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Sibling rivalries on the global stage, Beijing vs Shanghai.

The rivalry between China’s two largest cities has been ongoing for decades. In the view of many people, Beijing is traditional and culture-oriented, whereas Shanghai is a modern, cosmopolitan city, with a strong focus on business. Over the next decade both are keen to be foremost in the minds of the Global Population, but for very different reasons.


The recently released Global Cities Index 2014 by A. T. Kearney placed Beijing and Shanghai at 8th and 18th place respectively for most globalized city. This news was received with mild surprise, especially in Shanghai, as it contradicts the stereotype of many within China that Shanghai is the Mainland’s most international city and thwarts the city on this point of pride. Nevertheless, the question remains: has Beijing ousted Shanghai from its traditional position - the most outward-looking city in Mainland China? Is Beijing not only holding the monopoly over the political power, but also in the commercial sphere?




The Global City Index is based on five factors: business activity, human capital, information exchange, cultural experience and political engagement. Interestingly, what propelled Beijing into the Top 10 for the first time was not political engagement or cultural experience, but the increase in broadband subscribers, museums, international schools and most importantly - business activity. With the rise of Chinese companies, the level of enterprise activity has reached that of New York, Paris or Tokyo. Out of 89 Chinese companies on Forbes Fortune Global 500 list, 48 are headquartered in Beijing whilst only 8 are from Shanghai.


Although these companies are vital to the city’s economy, employing around 25% of the cities population and accounting for 60% of the city’s tax revenue, they do little to really make Beijing more global. Rapid expansion and increasing international importance of the country’s SOEs and private companies cannot be denied, but in reality the majority of these corporations are focused on the domestic market and often do not have a presence outside the country.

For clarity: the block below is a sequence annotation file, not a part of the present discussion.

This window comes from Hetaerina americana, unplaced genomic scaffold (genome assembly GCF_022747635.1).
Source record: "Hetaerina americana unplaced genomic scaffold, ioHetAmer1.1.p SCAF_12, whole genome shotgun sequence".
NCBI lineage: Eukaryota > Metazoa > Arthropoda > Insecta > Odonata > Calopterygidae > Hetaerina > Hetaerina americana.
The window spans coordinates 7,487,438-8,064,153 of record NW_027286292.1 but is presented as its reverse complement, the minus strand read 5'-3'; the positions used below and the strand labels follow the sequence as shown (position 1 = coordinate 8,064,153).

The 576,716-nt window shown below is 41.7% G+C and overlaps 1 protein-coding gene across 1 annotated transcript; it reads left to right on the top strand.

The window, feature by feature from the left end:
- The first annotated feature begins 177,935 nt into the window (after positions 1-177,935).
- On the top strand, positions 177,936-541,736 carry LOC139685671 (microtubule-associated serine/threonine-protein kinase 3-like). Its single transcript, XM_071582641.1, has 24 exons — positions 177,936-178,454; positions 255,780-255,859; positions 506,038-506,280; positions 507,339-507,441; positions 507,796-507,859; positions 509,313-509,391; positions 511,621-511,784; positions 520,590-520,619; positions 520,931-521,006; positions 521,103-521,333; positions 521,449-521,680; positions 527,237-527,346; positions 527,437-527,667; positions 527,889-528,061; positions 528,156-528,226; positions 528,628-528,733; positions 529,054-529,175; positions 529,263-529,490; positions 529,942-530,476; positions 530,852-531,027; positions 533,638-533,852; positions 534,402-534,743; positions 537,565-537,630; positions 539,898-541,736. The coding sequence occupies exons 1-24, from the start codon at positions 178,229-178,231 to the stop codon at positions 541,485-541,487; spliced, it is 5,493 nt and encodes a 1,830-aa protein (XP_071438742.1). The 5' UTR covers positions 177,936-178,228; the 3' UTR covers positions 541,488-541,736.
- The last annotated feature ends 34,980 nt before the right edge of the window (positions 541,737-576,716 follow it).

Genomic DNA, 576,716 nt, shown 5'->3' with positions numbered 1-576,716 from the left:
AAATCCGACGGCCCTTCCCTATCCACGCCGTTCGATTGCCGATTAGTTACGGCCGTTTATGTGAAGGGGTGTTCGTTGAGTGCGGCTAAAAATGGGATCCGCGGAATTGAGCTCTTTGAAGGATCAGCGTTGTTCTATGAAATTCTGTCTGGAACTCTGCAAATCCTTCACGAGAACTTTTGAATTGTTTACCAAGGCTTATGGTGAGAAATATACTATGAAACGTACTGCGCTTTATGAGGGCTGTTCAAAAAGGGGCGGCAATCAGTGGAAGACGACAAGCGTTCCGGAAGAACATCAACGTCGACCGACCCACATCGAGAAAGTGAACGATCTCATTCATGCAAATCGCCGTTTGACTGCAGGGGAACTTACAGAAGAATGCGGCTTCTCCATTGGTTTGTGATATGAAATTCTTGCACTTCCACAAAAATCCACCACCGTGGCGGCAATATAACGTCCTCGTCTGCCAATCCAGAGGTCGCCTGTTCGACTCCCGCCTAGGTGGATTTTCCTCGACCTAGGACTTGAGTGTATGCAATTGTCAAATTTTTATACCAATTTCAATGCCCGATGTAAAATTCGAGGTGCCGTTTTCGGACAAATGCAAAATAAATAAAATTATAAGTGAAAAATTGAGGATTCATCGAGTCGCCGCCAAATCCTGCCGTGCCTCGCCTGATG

Shanghai conversely beat Beijing in the human capital sphere, as it has a larger foreign-born population. Unofficial statistics put the number of foreigners in Shanghai and Beijing at approximately 300 thousand and 200 thousand respectively. Moreover, Shanghai has been the top destination of FDI in China for years, and landed the 6thplace on the Xinhua-Dow Jones International Financial Centers Development Index, successfully leaving Beijing behind in both measurements. In addition, Shanghai is the world’s busiest port by cargo tonnage and container traffic.


Shanghai’s internationalization started nearly 200 years ago, giving it an early lead over Beijing when China was forced to open the city to foreign trade. This was later augmented by the opening of British, French and American concessions. In the 1930’s, Shanghai was a bustling, cosmopolitan and quickly developing city, “The Paris of the East”, with an ever-expanding foreign population. However after the revolution the spotlight was turned to Beijing as the focus of China's political and cultural power.



Even the cities’ spirits reflect the traditional roles they have played in the past. A stroll in a Beijing hutong will provide scenes more likely to appear in tightly-knit rural communities, whereas central Shanghai is a jungle of steel, concrete and glass, packed with the offices of international corporations.


A Norwegian student living in Shanghai, previously residing in Beijing, mentioned Beijing is still the epitome of traditional China for her. However, Shanghai is a bustling city with opportunities one could only dream of (in Beijing). The capital, in her opinion, sometimes feels as if it never expected to be a huge global city. According to her, people in Shanghai are more money-oriented and just love the coolness of the city. The city will never be satisfied with what it has and will constantly try to improve and modernise itself.